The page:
Norwegian and UK scientists have used 14 years of satellite data to develop a map which identifies the ecosystems around the world that are at greatest risk from climate change, and eastern Australia is on the list.
The at-risk areas, which are the least likely to cope with changes in air temperature, water availability and cloud cover, are the Arctic tundra, parts of the boreal forest belt, the tropical rainforests, alpine regions worldwide, specific steppe and prairie regions, the Caatinga forest in eastern South America, and eastern areas of Australia.
Areas in the world that are most sensitive to climate variability are identified in a global map, providing a valuable tool for comparing different ecosystems’ sensitivity to climate variability.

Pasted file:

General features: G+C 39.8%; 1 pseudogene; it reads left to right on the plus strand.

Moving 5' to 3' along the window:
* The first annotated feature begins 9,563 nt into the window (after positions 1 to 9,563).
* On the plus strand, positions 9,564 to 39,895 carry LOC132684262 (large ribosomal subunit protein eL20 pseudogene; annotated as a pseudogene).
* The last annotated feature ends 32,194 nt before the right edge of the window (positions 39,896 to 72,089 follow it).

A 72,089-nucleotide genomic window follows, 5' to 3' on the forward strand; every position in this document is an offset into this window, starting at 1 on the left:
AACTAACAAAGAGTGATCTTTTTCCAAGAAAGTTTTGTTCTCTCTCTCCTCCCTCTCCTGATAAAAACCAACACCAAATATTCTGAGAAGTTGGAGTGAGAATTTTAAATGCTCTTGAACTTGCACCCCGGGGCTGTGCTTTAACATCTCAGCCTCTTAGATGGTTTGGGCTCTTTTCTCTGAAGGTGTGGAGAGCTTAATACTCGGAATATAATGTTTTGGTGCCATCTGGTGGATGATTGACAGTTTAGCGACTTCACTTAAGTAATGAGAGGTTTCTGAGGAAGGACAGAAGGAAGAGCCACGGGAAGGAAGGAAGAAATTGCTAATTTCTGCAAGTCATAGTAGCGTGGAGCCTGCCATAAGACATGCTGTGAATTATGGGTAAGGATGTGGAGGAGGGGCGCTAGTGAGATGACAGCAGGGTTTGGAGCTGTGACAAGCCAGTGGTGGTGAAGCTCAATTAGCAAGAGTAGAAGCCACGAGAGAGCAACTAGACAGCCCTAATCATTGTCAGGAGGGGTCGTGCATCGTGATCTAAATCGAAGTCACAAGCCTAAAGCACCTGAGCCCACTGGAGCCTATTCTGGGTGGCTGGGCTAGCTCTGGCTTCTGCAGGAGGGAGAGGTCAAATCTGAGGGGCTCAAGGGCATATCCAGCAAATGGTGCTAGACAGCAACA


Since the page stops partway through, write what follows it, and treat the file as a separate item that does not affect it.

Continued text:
Climate variability, as well as the related increase in extreme events in a warmer world, exerts a significant influence on the structure and function of ecosystems. However, identifying ecologically sensitive areas has been difficult up to now.
The results could provide a means of quantifying the relative response rate of ecosystems — either natural or caused by human intervention — to environmental variability, which has implications in ecosystem service provision and human well-being.